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We live in a pornified culture. From popular television shows to music, and even billboards along the highway, pornographic images and language are pervasive. As it becomes more normal and increasingly ubiquitous, we may wonder: is there any hope for unseating pornography from its cultural position of power and influence?
Ray Ortlund, with his signature optimism, answers with an emphatic, yes! In his new book, The Death of Porn: Men of Integrity Building a World of Nobility, Ortlund pens a letter to young men charging them to do just that — to take up the noble cause of dismantling the pornography industry by the power of the Spirit and with the grace of Jesus. The Death of Porn is unique from start to finish. I suspect it will be a spark that ignites a movement lasting for generations. Ortlund recently talked with us about this and more. Read more below.
Your latest book, The Death of Porn: Men of Integrity Building a World of Nobility, as the title suggests, tackles the topic of porn. What compelled you to write this book?
I wrote this book because so many of the magnificent young men I know are held back by this one thing: porn. I long to see this generation of men set free, men rediscovering their dignity and purpose, men perceiving women with the same God-given dignity and glorious purpose. And if enough men dare to believe in their true greatness, we will be at a turning point — the death of porn, the birth of revival.
It’s a unique book in that it’s written as a series of letters from you, “an older man” (your words), to your reader, presumably a younger man. What inspired you to take this approach?
I was inspired by a letter from way back in 1791. John Wesley, the founder of the Methodist movement, wrote a letter to a young politician named William Wilberforce. It was the last letter Wesley wrote before he died. He called Wilberforce and his friends to give their lives to bringing down the slave trade in the British Empire. And they did. It took a lot of courage and many years. But they succeeded. And now it’s time for the young men of this generation to fight for the freedom of everyone being exploited by the predatory porn industry.
The Death of Porn is a book that seeks to help liberate men and women from the chains of pornography, and it does that primarily by pointing to Jesus, our union with him, and the call he places on our lives. Why is remembering Jesus, and remembering who he’s made us to be, a more effective antidote against the pull of pornography as opposed to the “white-knuckling” approach that we often encounter?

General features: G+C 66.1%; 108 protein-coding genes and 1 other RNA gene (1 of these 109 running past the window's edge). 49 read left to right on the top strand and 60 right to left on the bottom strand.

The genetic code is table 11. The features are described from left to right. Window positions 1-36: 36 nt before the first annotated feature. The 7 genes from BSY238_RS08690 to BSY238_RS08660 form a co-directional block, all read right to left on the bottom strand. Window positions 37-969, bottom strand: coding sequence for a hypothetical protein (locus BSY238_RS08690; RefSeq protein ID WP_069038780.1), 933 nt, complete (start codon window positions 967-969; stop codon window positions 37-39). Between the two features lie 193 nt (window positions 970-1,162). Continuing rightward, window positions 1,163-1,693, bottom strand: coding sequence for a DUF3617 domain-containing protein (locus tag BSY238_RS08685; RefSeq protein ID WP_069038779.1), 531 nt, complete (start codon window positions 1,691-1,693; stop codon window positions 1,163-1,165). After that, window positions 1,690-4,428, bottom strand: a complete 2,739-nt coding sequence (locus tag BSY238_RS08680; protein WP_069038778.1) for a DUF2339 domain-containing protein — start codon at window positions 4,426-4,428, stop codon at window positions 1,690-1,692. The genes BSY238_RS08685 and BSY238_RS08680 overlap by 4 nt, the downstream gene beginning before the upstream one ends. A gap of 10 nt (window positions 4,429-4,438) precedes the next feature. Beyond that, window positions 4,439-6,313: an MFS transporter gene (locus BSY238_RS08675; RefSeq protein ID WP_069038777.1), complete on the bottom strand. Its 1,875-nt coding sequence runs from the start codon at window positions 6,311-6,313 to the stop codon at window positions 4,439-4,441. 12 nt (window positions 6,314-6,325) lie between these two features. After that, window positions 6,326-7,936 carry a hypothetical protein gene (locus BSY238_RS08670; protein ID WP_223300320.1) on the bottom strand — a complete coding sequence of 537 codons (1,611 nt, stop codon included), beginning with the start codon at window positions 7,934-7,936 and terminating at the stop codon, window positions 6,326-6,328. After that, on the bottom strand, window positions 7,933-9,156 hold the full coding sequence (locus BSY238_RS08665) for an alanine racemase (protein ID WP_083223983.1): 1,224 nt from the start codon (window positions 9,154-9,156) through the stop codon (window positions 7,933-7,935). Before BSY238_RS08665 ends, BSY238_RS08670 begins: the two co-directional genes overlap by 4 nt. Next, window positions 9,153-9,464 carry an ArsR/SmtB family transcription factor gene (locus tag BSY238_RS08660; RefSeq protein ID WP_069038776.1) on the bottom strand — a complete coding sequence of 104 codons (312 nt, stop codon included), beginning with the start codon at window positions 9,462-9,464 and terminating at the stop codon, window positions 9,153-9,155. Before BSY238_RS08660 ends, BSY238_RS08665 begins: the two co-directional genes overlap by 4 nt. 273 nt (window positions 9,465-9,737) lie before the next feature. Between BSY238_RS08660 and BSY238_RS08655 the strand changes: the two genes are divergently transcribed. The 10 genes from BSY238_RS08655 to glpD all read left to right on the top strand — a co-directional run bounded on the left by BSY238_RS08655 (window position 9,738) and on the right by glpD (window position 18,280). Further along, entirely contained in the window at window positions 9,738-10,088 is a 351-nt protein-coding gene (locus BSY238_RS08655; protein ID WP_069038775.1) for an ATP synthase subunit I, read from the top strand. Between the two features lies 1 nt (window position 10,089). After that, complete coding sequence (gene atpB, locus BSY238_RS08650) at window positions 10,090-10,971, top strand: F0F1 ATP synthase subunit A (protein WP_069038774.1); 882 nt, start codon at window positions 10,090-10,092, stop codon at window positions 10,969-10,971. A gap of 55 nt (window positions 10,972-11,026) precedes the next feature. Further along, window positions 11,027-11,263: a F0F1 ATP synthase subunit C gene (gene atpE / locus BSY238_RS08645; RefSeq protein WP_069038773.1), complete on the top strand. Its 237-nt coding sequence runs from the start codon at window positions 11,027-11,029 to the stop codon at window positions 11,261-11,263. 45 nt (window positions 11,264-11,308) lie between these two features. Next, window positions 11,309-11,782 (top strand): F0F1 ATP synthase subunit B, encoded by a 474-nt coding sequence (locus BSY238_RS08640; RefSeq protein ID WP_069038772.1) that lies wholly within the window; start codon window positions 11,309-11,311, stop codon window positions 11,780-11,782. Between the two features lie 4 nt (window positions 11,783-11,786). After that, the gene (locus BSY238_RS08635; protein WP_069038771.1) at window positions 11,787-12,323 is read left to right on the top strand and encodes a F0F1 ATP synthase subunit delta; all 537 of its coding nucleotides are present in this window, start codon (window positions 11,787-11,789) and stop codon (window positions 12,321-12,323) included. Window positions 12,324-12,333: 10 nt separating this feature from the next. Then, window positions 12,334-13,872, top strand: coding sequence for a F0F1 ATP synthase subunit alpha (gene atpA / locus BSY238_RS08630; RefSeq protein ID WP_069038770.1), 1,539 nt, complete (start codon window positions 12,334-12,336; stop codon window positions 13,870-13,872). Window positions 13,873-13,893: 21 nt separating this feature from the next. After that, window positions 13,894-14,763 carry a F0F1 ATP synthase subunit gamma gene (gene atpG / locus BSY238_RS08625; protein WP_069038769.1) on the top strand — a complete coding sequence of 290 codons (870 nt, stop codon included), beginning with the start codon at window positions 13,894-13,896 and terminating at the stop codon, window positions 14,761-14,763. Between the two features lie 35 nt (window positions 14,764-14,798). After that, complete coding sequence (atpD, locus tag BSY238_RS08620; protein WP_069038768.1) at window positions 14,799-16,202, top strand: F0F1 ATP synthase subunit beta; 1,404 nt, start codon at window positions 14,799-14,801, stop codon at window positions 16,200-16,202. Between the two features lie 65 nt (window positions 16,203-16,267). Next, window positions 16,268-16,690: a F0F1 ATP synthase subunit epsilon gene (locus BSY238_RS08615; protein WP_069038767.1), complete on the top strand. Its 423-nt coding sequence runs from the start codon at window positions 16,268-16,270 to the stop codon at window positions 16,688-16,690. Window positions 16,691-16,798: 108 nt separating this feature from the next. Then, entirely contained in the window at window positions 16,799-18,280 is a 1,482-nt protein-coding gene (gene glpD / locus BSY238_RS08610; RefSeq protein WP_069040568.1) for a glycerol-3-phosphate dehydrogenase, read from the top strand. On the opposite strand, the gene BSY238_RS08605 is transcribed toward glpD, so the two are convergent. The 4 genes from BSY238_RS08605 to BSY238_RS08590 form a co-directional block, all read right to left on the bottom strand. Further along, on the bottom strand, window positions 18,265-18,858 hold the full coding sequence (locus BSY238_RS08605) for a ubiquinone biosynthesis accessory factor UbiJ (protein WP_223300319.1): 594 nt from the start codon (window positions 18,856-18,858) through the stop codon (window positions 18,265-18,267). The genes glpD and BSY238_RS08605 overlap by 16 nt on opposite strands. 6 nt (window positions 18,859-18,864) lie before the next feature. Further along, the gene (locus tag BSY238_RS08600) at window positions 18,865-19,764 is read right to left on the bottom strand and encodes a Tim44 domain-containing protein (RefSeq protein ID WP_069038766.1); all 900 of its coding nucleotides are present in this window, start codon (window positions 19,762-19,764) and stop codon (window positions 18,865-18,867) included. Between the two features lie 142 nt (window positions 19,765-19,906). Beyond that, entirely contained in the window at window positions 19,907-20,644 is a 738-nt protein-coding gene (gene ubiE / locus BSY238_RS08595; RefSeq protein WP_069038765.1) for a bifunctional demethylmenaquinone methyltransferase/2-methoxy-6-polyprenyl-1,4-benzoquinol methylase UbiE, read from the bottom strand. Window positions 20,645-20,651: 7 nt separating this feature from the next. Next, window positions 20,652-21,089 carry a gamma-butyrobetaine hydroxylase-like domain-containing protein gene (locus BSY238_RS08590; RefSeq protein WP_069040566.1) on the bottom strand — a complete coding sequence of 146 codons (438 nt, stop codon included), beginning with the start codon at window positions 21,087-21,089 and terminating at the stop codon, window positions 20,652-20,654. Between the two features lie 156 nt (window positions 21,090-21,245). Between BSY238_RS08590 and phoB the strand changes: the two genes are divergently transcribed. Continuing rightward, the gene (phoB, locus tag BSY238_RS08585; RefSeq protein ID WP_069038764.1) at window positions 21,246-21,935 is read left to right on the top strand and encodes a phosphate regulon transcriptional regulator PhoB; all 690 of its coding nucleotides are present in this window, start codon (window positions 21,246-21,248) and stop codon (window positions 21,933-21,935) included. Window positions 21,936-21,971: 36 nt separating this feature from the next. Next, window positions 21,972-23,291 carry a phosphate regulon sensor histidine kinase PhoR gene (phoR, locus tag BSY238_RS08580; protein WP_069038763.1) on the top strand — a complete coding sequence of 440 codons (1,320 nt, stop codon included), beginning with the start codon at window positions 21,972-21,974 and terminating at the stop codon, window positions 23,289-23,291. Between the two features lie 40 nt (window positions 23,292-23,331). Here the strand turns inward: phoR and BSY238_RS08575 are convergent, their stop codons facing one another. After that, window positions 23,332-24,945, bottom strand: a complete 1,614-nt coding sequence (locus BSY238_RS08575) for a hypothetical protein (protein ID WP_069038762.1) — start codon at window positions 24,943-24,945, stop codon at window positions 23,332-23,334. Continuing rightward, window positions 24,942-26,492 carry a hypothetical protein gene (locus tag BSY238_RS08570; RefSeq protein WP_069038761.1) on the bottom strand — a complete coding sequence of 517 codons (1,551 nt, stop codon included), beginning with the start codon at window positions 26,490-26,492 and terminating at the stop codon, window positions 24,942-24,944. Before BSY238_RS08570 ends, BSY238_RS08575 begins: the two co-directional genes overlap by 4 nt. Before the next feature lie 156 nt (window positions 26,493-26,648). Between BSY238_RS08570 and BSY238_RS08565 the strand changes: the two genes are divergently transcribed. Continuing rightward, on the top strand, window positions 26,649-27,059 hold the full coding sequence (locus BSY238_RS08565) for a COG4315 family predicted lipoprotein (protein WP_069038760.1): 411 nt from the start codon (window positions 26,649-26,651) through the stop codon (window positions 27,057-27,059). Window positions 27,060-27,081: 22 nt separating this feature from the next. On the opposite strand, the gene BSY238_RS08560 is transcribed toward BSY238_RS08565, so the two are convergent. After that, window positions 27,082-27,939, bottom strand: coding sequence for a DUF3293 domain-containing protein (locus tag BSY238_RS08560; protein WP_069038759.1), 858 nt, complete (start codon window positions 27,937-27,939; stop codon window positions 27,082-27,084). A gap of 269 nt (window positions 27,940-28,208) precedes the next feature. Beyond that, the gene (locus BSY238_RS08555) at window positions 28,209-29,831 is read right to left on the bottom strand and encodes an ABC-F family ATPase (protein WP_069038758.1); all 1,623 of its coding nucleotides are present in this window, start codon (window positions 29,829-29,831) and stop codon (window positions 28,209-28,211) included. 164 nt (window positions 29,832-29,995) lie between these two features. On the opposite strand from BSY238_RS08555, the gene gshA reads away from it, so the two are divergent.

No one is helped by being pressured, cornered, or shamed. The only way we really grow is the opposite — by being dignified, included, and lifted up. I believe that with all my heart. After all, the Bible says, “By grace you have been saved” (Eph. 2:7). So let’s move all our chips over onto the square of God’s grace, and let’s find out what only he can do for us — and through us — in this desperate generation!
The tone of the book is overly optimistic. Considering the cultural behemoth that is the pornography industry, why should Christians share this optimism? Can we really bring about the death of porn?
Short answer: Yes! If the risen Jesus has all authority in heaven and on earth, then we have no right not to be wildly optimistic. I only hope that my book is optimistic enough, given what Jesus can do.
Longer answer: Our risen King loves to inspire social justice. For example, the Second Great Awakening in the early 1800s launched schools, hospitals, libraries, orphanages, and labor unions. It awakened Christians who addressed prison reform and poverty and slum housing. They could have shrugged their shoulders and said, “Nothing ever changes in this world. Why even try?” But what cowardice that would be! What a betrayal of Christ himself! The fact is, those brave Christians did make their world a better place.
Now, in our time, our risen Lord is calling us to be his new resistance movement in a world of injustice, saying a loud no to the porn industry — stigmatizing it, marginalizing it, diminishing it — and saying a loud yes to the worth of every man and every woman. Let’s give our lives to the liberation of this generation, not because we can foresee our chances of success, but because we can see the worthiness of the cause. And we know that Jesus loves to flip impossibilities into actualities!
You talk a lot in the book about nobility. How would you define the term nobility, and what does nobility look like in practice?
Our God-given nobility is a major theme in the Bible. For example, “But he who is noble plans noble things, and on noble things he stands” (Isa. 32:8). There is nothing second-rate in Jesus! All he is for us, all he brings to us, is noble, uplifting, worth reaching for.
Here is what the biblical word noble means: a heart that’s all-in. Not a perfect heart, but a generous heart that cares for others, including every victim of porn.
In practice, it looks like a Christian man reaching out to one other man — any man who wants his freedom back. And that Christian guy nobly shares his heart, his honesty, his vulnerability with that friend. And together those two men begin a journey into a new impact they’ve never dreamed could be theirs. It starts small, but it makes a big difference, because the risen Jesus is right there with those two men.